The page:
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Hilton Worldwide Invests $1.3M To Donate Soap To Vulnerable Communities

Global Soap Project Hilton

The Huffington Post   Posted: 11/11/11 09:32 AM ET

When Derrek Kayongo realized how many lives could be saved from salvaging the soap his hotel threw out, the former Ugandan refugee decided he had to do something.

That's when he came up with the the Global Soap Project.

Set up in May 2009 by Kayongo and his wife in their Atlanta basement, the nonprofit recovers and recycles soap from hotels by sanitizing, melting and remolding it into new bars for shipment to vulnerable communities abroad, reports Business Green.

"When living as a refugee in Kenya, I realized soap was hard to come by, even completely nonexistent sometimes," said Kayongo in a press statement.. "Even when available, those living on less than a dollar a day had to choose between buying food or soap. People were suffering from illness simply because they couldn't wash their hands."

The Global Soap Project has gotten an extra boost now that Hilton Worldwide announced plans to donate soap and invest $1.3 million over the next three years to help the not for profit expand its operations, notes Treehugger.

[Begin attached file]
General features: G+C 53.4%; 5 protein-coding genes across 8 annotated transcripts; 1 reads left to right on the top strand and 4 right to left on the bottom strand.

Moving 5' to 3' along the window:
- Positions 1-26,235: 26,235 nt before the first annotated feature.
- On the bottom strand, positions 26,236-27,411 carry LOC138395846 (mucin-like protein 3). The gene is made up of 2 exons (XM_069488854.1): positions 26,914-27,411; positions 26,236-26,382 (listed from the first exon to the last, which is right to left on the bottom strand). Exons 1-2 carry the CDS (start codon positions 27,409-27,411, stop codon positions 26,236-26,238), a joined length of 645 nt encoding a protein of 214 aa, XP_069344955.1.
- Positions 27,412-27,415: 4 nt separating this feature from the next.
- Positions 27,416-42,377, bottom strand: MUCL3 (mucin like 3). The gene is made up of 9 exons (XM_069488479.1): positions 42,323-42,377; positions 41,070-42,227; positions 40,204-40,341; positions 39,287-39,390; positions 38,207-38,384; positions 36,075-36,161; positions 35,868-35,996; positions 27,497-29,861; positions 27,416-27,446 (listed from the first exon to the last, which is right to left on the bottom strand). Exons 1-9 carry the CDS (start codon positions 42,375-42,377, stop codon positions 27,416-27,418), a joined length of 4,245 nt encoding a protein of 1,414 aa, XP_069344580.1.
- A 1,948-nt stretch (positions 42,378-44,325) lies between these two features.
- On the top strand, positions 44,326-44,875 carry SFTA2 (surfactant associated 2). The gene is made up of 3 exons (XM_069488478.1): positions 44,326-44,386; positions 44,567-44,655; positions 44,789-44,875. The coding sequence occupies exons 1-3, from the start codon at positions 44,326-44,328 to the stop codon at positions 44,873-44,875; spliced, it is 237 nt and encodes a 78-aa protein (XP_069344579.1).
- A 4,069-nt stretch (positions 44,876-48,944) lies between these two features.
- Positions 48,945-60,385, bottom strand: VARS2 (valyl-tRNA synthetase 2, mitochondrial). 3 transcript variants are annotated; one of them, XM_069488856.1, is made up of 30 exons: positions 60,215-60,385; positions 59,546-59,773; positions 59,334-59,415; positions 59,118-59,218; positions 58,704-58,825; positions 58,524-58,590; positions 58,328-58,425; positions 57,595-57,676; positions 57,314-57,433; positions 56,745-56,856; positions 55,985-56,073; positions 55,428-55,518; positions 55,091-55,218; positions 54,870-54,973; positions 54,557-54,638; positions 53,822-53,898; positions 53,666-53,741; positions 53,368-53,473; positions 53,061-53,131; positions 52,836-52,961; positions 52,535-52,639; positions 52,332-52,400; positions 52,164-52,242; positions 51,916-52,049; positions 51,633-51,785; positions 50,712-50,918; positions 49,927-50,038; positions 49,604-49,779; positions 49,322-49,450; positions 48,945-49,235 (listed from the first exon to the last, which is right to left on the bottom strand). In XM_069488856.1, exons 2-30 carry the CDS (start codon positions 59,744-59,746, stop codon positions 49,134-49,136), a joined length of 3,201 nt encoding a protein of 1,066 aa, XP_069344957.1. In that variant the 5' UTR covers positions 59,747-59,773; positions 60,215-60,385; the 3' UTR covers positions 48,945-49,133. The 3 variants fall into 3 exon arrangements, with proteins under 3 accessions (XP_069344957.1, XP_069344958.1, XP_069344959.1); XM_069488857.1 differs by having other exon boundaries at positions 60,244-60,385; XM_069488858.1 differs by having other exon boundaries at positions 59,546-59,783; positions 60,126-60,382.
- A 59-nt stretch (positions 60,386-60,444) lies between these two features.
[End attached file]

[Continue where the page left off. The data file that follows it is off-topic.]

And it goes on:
And with 2.6 million soap bars thrown out each day by the U.S. hotel industry, there's certainly no shortage.

While some 300 hotels have helped ship 25 tons of soap to 20 countries since the project's inception, the mega hotel chain hopes it can help the Global Soap Project set up an infrastructure to process large-scale soap donations at no cost to the participating hotels, reports Greenbiz.com.

"We are proud to invest in the Global Soap Project and are excited to leverage our expertise to support their organisation, while simultaneously solving critical social needs," said Christopher Corpuel, vice president of sustainability at Hilton Worldwide.

Access to soap and good hygiene can save millions of lives. Hand washing with soap is among the most effective and inexpensive ways to prevent diarrheal diseases and pneumonia, which together account for 2.3 million child deaths annually, according to UNICEF.

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